Do you need to be concerned about house dust mites?


by Linda Alvarez-Thull, M.D.

Do you need to be concerned about house dust mites? Are these mites making your asthma or allergies worse? If so, how can you get rid of these creatures?

House dust mites (scientifically called Dermatophagoides pteronyssinus and D. Farinae) are microscopic mites that live in beds, carpets, sheets, sofas, and other furnishings or material that hold moisture. These scavengers feast on dead skin which is found in house dust. Dust mites are one of the most important allergic substances found in house dust. The essential ingredient for the livelihood of the mite is humidity. Generally, those environments in which humidity reaches 50% or more are the best habitats for these mites. If humidity is lacking, these creatures dry up, die, and eventually may become non-existent in a dry environment. In areas of the country where humidity is relatively high such as the southeast and east coast, house dust mites are ever-present, and very difficult to eradicate.

Exposure to this year-round allergen is responsible for much exacerbation of asthma and hay fever problems. In a person with asthma or an allergic predisposition, significant improvements may occur with dust mite control in the home. Extreme (but possible) measures must be taken to eradicate this allergenic hazard from the home. Measures include encasing mattresses, pillows, and bedding with impermeable covers, washing sheets in hot (130 degrees) water, selecting furniture with impermeable coverings such as leather, and choosing tile or wood floors as opposed to carpet. Chemicals that break down the allergic particles of the dust mite, or cause their demise, are available for the home. The most important measure is to maintain low humidity in the home.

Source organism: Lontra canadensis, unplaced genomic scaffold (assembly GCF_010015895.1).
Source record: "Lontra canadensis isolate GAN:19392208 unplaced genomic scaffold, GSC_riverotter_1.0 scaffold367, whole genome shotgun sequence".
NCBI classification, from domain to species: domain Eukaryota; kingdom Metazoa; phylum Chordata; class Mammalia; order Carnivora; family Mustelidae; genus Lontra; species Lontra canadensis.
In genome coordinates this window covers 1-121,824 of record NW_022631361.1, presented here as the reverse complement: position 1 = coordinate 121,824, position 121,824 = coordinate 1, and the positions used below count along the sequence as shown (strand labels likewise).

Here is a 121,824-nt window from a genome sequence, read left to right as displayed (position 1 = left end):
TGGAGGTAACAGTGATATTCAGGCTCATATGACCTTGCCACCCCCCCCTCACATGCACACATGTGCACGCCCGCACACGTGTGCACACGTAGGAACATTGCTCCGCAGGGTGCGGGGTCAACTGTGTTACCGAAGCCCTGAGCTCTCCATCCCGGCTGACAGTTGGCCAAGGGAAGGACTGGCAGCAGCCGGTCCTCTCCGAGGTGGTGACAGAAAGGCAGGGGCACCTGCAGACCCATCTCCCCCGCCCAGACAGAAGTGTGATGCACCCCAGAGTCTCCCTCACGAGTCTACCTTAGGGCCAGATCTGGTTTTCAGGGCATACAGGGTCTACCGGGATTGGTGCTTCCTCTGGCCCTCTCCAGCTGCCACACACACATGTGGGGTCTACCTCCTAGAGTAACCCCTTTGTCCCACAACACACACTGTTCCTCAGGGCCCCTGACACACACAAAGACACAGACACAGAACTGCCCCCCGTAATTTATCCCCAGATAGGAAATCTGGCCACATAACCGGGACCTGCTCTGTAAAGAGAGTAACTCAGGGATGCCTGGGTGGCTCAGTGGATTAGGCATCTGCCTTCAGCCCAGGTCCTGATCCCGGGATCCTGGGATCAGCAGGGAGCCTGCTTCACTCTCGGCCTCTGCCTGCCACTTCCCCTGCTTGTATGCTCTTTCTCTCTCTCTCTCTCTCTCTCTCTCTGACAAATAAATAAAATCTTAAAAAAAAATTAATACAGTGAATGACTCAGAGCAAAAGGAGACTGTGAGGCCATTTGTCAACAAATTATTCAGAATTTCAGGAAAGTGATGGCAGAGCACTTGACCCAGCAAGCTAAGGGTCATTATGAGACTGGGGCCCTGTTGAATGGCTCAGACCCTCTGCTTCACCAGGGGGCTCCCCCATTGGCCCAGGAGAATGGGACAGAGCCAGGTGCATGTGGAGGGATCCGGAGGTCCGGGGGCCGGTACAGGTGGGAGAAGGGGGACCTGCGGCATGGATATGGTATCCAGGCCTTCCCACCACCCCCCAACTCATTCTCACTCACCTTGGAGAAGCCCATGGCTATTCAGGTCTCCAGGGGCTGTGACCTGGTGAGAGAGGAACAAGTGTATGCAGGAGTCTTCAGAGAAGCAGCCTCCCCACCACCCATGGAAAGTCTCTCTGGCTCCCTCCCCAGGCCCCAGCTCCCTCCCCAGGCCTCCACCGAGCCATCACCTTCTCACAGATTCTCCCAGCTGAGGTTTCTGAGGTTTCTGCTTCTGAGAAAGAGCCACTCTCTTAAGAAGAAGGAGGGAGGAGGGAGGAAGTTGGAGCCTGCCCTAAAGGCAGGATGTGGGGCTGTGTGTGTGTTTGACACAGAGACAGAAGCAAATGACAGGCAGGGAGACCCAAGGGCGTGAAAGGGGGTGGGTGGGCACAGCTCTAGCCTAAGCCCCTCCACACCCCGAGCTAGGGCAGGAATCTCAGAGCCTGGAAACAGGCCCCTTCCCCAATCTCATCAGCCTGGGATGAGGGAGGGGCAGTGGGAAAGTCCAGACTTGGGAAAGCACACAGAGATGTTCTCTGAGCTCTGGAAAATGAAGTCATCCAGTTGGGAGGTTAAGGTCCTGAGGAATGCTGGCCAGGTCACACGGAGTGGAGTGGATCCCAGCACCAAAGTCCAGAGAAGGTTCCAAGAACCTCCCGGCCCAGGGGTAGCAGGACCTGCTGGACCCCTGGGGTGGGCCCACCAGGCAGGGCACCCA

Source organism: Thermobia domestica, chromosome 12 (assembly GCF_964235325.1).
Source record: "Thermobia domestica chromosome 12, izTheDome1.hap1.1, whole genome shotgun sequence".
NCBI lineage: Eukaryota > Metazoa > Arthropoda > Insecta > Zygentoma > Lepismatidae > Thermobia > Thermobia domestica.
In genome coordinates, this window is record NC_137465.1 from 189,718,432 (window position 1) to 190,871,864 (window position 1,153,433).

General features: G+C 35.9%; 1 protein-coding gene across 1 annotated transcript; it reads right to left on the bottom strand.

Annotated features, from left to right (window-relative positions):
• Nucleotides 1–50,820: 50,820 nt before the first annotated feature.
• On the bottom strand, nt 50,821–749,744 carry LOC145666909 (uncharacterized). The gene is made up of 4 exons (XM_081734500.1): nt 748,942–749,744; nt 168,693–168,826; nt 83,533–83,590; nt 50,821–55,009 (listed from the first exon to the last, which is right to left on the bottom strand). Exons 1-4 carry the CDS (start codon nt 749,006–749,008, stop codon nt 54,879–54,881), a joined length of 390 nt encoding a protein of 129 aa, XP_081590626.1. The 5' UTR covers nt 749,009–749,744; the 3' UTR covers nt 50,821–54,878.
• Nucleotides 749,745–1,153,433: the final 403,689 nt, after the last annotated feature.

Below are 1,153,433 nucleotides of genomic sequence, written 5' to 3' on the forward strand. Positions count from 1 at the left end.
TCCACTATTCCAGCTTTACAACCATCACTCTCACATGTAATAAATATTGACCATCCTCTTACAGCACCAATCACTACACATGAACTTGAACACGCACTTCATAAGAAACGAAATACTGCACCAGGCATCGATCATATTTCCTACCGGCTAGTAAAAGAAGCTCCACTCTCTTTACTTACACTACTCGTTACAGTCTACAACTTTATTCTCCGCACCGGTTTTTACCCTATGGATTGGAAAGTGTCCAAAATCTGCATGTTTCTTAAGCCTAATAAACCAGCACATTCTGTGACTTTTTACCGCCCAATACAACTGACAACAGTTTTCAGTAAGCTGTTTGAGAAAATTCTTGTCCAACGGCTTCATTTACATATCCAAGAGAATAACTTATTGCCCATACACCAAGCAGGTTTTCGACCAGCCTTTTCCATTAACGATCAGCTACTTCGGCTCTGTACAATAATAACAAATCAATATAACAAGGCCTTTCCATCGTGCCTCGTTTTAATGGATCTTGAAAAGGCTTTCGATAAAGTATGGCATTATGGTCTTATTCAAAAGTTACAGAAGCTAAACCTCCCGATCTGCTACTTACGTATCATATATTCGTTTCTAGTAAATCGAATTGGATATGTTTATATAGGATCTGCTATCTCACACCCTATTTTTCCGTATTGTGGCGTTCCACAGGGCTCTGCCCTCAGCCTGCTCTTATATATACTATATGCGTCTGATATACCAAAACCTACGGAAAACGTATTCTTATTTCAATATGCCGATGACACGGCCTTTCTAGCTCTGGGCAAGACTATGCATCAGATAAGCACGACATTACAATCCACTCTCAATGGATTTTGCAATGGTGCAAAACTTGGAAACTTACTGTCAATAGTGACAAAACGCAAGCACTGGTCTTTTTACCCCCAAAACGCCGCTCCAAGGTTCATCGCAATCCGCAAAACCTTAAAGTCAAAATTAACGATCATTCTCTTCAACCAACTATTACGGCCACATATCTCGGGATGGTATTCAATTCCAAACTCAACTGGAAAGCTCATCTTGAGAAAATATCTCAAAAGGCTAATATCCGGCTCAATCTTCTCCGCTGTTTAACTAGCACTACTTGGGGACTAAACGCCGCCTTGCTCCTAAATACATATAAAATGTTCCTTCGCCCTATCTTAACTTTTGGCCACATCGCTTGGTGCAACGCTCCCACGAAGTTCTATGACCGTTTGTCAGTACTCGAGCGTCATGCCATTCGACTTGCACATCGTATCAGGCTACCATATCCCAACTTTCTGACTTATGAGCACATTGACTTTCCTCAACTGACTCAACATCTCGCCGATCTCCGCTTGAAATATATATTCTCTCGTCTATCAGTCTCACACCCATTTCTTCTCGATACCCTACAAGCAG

So, do inhabitants of Arizona need to worry about house dust mites, since we supposedly live in a dry environment? Perhaps. Let’s take an example from a study done in Denver, Colorado, which is reportedly a low-humidity environment. Homes that used evaporative coolers were sampled for dust mites. These homes surprisingly had a measurable level of dust mites that was within the range for causing allergic problems. No formal study has been done in Arizona. However, it is likely that homes that use evaporative coolers on a consistent basis may support dust mite growth. In addition, humidity in some areas of Arizona is increasing due to increased moisture released into the air through irrigation and by air conditioners. Keep in mind also that dust mites may live as long as six months in furnishings brought in from humid environments.

What recommendations can be offered? If someone in your family has asthma or an allergic problem, taking measures to dust mite proof your home may not only eradicate a potential problem, but give you peace of mind that these pesky creatures are not hampering your health. Speak to your allergy specialist about your particular situation.

Posted in: Home Environment

Allergy and the Environment